Project introduction

A passenger car emits between 1-4 tons of CO2 per year depending on vehicle specific consumption and mileage. A small 1MW marine crane working in the North Sea can emit 453 tons of CO2 a year doing just one thing: compensating for wave movements to stabilize the load, be it a servicing crew for windmills, a cable attached underwater autonomous vehicle or a drilling rig.

A typical wave heave compensation system operates 4 hours a day, seeing a wave every 6 seconds per wave, more than 800 000 waves per year. Every year more than 1 GW worth of Active Wave Heave Compensation Systems are installed emitting nearly half a million tons of CO2. That is, unless the energy used to lift the crane is recuperated with the opposite side of the wave - when the ship is lifted and crane can drop. Theoretically such a system could recuperate all energy if the waves were identical, but for the inefficiencies of electric motors or losses in energy storage.


The current project deals with the storage side of the equation. An ultracapacitor is an energy storage device capable of storing the energy at 98% efficiency, for 15 years of continuous operation and costing no more than 60 000 € per system, capable of servicing a 1MW system as described. At the simulated 98% efficiency, using ultracapacitor-based energy storage would save ~440 tons of CO2 and ~220 000 l of diesel fuel per year.

The current state-of-the art energy storage solutions use batteries. Managing wave energy recuperation with battery storage is feasible if there are more than 500 kWh of battery storage already available for each MW of wave heave compensation for ship-wide energy storage backup. With a typical NMC battery (e.g. Tesla) this would allow the system to run at approx. 75%efficiency. Even in this case, using ultracapacitors to augment the power reserve of the batteries, would save an additional 100 tons of CO2 per year with an additional 50 000 € in cost savings. The system would reach break-even in less than 18 months with additional benefit of battery life extension.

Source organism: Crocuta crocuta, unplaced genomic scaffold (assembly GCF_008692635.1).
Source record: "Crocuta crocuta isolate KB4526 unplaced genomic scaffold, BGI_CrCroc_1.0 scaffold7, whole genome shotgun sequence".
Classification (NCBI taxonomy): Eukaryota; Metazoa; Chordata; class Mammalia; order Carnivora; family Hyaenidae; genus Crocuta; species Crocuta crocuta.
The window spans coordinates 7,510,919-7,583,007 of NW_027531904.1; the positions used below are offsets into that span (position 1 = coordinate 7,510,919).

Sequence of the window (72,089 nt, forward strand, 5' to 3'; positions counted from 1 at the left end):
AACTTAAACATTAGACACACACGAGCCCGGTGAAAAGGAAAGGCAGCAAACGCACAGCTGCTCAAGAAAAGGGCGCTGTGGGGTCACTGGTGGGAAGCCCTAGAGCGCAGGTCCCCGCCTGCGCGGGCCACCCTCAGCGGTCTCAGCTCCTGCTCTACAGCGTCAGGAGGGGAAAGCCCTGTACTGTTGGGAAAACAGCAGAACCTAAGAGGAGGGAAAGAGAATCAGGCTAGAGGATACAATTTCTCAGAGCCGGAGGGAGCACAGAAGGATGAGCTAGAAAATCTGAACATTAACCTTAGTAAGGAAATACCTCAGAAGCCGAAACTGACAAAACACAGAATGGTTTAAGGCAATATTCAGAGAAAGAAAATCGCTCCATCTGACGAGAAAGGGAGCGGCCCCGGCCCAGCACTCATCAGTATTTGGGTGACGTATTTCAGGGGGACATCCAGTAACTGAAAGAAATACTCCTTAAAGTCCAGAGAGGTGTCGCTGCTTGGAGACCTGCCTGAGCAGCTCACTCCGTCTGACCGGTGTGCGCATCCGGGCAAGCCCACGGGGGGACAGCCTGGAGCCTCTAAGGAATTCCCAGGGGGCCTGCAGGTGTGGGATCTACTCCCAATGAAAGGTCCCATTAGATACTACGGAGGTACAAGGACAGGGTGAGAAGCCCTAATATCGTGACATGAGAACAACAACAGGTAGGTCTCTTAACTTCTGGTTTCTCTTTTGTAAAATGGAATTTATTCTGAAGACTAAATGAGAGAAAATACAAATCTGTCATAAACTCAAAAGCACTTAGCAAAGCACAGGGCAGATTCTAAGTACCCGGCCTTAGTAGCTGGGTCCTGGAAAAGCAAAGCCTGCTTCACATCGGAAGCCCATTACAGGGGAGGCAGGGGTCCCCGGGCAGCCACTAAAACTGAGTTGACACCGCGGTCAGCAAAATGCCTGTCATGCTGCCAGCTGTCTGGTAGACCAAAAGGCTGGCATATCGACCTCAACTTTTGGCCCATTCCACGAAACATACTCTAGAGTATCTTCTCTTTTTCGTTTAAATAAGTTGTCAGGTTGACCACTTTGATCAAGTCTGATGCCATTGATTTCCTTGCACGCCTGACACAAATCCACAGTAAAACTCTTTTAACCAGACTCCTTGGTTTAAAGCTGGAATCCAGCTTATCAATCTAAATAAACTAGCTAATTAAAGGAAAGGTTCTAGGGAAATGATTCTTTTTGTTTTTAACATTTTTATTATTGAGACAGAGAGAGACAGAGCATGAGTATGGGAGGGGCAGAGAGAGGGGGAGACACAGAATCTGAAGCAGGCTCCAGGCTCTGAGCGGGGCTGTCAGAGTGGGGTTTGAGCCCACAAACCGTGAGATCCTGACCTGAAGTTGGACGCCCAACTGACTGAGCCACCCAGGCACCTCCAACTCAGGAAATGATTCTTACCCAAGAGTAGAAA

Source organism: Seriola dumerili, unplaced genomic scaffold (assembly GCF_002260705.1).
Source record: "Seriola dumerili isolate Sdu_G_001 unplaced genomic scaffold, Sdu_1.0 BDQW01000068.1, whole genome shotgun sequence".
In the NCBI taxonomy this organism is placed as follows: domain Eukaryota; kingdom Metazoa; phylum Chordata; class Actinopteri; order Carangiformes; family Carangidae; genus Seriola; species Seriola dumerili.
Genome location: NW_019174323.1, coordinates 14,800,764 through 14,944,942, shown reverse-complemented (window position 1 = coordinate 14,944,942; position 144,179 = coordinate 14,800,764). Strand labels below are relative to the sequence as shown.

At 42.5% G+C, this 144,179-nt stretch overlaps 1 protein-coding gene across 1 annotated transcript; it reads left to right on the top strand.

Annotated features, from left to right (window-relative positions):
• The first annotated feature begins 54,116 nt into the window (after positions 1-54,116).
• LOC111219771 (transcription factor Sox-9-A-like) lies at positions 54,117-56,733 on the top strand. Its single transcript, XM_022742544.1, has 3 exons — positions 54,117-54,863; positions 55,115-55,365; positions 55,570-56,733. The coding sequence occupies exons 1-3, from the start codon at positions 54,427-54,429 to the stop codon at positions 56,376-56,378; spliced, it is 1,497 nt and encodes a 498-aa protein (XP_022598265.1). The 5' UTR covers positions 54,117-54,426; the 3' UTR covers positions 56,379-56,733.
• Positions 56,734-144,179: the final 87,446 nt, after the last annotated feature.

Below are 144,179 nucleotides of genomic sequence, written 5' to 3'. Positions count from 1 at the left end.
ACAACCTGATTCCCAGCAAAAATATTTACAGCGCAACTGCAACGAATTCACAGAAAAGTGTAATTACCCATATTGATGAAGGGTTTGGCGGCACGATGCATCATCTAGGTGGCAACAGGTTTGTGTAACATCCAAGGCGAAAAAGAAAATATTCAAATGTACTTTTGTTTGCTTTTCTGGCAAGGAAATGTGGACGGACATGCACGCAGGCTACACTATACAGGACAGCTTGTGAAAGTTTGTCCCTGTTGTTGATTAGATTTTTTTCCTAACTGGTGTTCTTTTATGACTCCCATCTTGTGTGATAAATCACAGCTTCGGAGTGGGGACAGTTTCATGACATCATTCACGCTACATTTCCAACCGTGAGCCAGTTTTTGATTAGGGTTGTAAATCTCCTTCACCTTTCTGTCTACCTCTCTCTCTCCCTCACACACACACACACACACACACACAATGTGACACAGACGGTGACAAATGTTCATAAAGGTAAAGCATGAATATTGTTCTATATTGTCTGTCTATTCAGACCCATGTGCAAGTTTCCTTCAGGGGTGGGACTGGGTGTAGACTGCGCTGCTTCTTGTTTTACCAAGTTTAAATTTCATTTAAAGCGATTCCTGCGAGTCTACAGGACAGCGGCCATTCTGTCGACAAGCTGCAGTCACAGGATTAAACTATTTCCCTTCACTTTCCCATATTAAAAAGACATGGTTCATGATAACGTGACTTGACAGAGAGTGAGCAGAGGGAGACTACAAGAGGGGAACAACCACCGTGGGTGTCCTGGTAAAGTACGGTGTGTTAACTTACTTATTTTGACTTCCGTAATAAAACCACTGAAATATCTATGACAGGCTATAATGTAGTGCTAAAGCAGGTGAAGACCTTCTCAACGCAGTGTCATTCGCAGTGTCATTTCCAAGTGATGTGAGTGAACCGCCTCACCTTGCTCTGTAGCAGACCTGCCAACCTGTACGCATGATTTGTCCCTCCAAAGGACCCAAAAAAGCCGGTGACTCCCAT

Up to date, there are a handful of experimental ultracapacitor-based wave heave compensation systems launched. While these “pilots” have proven successful, two issues remain:

  1. there are no marine-certified ultracapacitors or capacitor modules while regulation updates demand ultracapacitors to be specifically certified for marine use, and
  2. the lifetime of the ultracapacitors currently in use is not satisfactory due to overheating issues related to high internal resistance of the products used.

The project addresses these issues by developing, certifying, and launching a marine-industry specific ultracapacitor module based on ultracapacitors with more than double the power density of the ultracapacitors used in the existing pilots.

Doubling the power density allows to reduce system size by 50% or lengthen the system lifetime by a factor of four, or any combination of the two.


The project is funded by Norway Grants and Enterprise Estonia to facilitate cooperation to reduce economic and social disparities in Europe.

Project “Development of marine-certified ultracapacitor modules” has been supported by Norway Grants "Green ICT" programme with € 727 000. Project is carried out from August 2020 to January 2022. The aim of the project is to develop marine-certified ultracapacitor modules with first use in active wave heave compensation systems.

Project partners


Project Manager: Egert Valmra, Programme Director
Email: egert.valmra (at)


Project Manager: John Breiland
Email: john.breiland (at)


Norway Grants

The Norway Grants and the EEA Grants represent Norway’s contribution towards a
green, competitive and inclusive Europe.

Through the Norway Grants and the EEA Grants, Norway contributes to reducing
social and economic disparities and to strengthening bilateral relations with beneficiary
countries in Central and Southern Europe and the Baltics. Norway cooperates closely
with the EU through the Agreement on the European Economic Area (EEA). Together
with the other donors, Norway has provided €3.3 billion through consecutive grant
schemes between 1994 and 2014.

Norway Grants are financed solely by Norway and are available in the countries that
joined the EU after 2003. For the period 2014-2021, the Norway Grants amount to €1.25
billion. The priorities for this period are:

  1. Innovation, Research, Education, Competitiveness and Decent Work
  2. Social Inclusion, Youth Employment and Poverty Reduction
  3. Environment, Energy, Climate Change and Low Carbon Economy
  4. Culture, Civil Society, Good Governance and Fundamental Rights
  5. Justice and Home Affairs